Friday, September 17, 2010

How to Practice Loving Kindness Meditation

by Ven. Dhammapala 

To develop the sublime abiding of...lovingkindness (mettà), you need first of all be aware that it should not be developed towards a person of the opposite sex (lingavisabhàga), or a dead person (kàlakatapuggala).

A person of the opposite sex should not be used as object, be­cause lust towards him or her will probably arise. After you have attained jhàna, however, it is possible to develop lovingkindness towards the opposite sex as a group with, for example, `May all women be happy.' A dead person should at no time be used, because you cannot attain lovingkindness jhàna with a dead person as object.

The people you should develop lovingkind­ness towards are:
  1. Yourself (atta)
  2. A person you like and respect (piya puggala).
  3. A person you are indifferent to (majjhatta puggala)
  4. A person you hate (verã puggala).

In the very beginning, though, you should develop lovingkindness towards only the first two, yourself and the person you like and respect. This means that in the very beginning, you should not develop lovingkindness towards the following types of person: a person you do not like (appiya puggala), a person very dear to you (atippiyasahàyaka puggala), a person you are indifferent to (majjhatta puggala), and a person you hate (verã puggala). A person you do not like is one who does not do what is beneficial to you, or to those you care for. A person you hate is one who does what is detrimental to you, or to those you care for. They are in the beginning both difficult to develop lovingkindness towards, because anger may arise. It is in the beginning also difficult to develop lovingkindness towards a person to whom you are indifferent. In the case of a person who is very dear to you, you may be too attached to that person, and be filled with concern and grief, and even cry if you hear something has happened to him or her. So these four should not be used in the very beginning. Later, though, once you have attained loving kindness jhàna, you will be able to develop loving kindness towards them. You cannot attain jhàna using yourself as object even if you were to develop that meditation for a hundred years.

So why begin by developing lovingkindness to yourself? It is not to attain even access concentration, but because when you have developed lovingkindness towards yourself, with the thought, `May I be happy', then are you able to identify yourself with others; to see that just as you want to be happy, do not want to suffer, want to live long, and do not want to die, so too do all other beings want to be happy, not want to suffer, want to live long, and not want to die. Thus you are able to develop a mind that desires the happiness and prosperity of other beings. In the words of The Buddha:(1)
Sabbà disà anuparigamma cetasà,
Nevajjhagà piyatara mattanà kvaci.
Evam piyo puthu attà paresam,
Tasmà na himnse paramattakàmo.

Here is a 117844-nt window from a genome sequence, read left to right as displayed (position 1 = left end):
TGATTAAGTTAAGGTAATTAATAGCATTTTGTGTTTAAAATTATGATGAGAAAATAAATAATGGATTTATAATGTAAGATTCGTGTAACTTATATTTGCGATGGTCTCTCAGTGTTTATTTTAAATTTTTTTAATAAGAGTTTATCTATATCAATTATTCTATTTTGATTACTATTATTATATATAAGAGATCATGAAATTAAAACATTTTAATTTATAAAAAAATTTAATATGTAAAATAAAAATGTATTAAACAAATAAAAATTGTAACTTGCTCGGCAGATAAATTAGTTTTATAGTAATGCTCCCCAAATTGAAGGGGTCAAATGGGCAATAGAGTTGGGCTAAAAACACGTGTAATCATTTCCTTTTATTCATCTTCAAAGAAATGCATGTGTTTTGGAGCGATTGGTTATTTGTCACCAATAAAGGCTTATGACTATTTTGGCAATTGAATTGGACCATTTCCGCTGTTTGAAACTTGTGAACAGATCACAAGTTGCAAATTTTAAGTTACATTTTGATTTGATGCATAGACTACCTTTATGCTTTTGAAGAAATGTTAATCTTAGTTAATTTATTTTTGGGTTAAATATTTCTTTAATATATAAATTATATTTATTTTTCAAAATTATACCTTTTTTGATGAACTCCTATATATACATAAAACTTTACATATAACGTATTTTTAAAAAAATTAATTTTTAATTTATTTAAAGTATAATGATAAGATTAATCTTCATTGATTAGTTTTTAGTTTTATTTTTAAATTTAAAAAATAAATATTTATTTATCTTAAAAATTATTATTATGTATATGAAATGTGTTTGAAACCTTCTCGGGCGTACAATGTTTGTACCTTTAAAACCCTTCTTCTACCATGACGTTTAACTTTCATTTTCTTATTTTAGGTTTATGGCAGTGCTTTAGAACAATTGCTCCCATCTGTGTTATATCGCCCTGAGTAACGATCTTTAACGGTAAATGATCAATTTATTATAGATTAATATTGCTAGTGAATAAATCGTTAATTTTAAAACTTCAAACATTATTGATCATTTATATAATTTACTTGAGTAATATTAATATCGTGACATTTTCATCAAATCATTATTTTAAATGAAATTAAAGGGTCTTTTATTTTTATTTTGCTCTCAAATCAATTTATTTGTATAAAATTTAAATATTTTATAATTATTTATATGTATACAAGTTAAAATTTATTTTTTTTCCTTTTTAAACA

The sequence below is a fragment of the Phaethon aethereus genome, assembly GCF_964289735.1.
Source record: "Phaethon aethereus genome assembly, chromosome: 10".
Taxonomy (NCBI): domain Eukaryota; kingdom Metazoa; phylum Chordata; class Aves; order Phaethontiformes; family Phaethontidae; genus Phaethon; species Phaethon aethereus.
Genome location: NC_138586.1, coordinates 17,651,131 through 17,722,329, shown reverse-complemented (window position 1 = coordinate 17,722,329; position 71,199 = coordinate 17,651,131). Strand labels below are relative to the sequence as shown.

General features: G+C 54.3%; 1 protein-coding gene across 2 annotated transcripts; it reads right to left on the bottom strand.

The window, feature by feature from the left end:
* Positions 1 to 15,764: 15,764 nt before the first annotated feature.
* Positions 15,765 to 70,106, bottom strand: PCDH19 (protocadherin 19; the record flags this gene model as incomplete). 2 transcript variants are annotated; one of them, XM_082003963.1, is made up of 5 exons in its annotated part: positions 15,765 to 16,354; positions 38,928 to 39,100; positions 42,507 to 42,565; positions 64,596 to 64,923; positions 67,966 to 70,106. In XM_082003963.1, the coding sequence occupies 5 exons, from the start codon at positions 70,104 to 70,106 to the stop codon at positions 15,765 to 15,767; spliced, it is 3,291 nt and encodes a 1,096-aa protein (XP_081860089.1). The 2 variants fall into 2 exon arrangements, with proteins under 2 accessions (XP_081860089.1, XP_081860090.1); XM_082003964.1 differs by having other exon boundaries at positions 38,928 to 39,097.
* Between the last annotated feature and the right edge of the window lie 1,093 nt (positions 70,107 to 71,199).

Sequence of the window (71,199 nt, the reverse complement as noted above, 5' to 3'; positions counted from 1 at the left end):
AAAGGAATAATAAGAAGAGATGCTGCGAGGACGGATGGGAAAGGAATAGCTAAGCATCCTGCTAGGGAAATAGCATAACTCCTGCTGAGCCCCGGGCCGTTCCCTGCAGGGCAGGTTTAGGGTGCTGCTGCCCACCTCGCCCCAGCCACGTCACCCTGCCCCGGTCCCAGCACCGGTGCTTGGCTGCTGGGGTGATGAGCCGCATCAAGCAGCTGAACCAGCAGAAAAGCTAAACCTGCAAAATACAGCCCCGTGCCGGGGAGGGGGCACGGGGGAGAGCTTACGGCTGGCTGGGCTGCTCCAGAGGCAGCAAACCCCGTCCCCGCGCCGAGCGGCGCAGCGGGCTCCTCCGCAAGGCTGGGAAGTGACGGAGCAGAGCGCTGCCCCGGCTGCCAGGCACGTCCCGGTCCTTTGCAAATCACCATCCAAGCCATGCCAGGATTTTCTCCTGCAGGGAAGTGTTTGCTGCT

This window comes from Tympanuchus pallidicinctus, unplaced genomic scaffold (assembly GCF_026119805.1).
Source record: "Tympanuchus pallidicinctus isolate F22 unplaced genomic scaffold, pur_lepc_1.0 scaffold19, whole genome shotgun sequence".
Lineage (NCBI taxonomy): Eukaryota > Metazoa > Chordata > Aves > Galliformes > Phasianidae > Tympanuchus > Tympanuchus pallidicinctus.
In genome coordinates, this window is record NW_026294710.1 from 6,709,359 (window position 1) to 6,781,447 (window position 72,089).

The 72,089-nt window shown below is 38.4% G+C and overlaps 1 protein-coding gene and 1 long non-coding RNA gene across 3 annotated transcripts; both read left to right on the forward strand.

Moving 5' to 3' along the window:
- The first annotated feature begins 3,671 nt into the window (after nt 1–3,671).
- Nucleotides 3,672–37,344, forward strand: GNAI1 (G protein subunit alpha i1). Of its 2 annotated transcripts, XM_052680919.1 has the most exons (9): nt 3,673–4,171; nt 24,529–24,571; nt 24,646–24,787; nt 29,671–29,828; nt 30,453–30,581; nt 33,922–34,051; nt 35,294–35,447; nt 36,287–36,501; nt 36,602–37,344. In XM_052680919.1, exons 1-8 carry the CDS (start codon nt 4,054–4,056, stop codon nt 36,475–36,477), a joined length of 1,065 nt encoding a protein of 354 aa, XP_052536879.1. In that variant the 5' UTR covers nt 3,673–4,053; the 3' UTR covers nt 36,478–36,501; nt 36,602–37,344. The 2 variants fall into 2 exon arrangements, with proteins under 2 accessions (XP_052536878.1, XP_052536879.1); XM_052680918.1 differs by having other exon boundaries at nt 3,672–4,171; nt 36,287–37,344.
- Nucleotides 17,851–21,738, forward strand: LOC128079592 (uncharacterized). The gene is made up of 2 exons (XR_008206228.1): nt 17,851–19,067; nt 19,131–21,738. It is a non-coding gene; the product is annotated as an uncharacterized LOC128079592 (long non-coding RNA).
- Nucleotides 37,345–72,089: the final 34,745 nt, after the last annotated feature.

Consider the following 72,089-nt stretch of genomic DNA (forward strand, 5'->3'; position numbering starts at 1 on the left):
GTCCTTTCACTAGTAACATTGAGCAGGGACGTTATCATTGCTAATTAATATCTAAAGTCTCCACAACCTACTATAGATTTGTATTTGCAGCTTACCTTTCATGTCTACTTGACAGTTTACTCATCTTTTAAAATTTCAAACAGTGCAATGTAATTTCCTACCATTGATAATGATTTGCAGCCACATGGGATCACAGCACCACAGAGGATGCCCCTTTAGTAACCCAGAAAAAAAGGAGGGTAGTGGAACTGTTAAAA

(Having searched in all directions with the mind, one cannot find anyone anywhere whom one loves more than oneself. In this same way do all beings in all directions love themselves more than anyone else, therefore, one who desires his own welfare should not harm others.)

So in order to identify yourself in this way with others and make your mind soft and kind, you should
first develop loving kindness towards yourself with the following four thoughts:
  1. May I be free from danger (aham avero homi)
  2. May I be free from mental pain (abyàpajjo homi)
  3. May I be free from physical pain (anãgho homi)
  4. May I be well and happy (sukhã attànam pariharàmi)
If one's mind is soft, kind, understanding, and has empathy for others, one should have no difficulty developing loving kindness towards another. So it is important that the loving kindness you have developed towards yourself be strong and powerful. Once your mind has become soft, kind, understanding, and has empathy for other beings, then can you begin to develop loving kindness towards them.

How You Develop Loving kindness Person by Person
If you have attained the fourth ànàpàna-, or white kasina-jhàna, you should re-establish it so the light is bright, brilliant, and radiant. With the light of particularly the fourth white-kasina jhàna, it is really very easy to develop lovingkindness meditation (mettà bhàvanà).(2)

The reason is that with the concentration of the fourth jhàna the mind is purified of greed, anger, delusion, and other defilements. After having emerged from particularly the fourth white-kasina jhàna, the mind is pliant, workable, pure, bright, brilliant and radiant, and because of this, you will in a very short time be able to develop powerful and perfect loving kindness (mettà). So, with the strong and bright light, you should direct your mind towards a person of your own sex, whom you like and respect: maybe your teacher or a fellow yogi. You will find that the light spreads out around you in all directions, and that whomever you pick as object becomes visible. You then take an image of that person, sitting or standing, and select the one you like most, and which makes you the happiest. Try to recall the time when he or she was the happiest you ever saw, and choose that image. Make it appear about one yard in front of you. When you can see the image clearly before you, develop lovingkindness towards him or her with the four thoughts: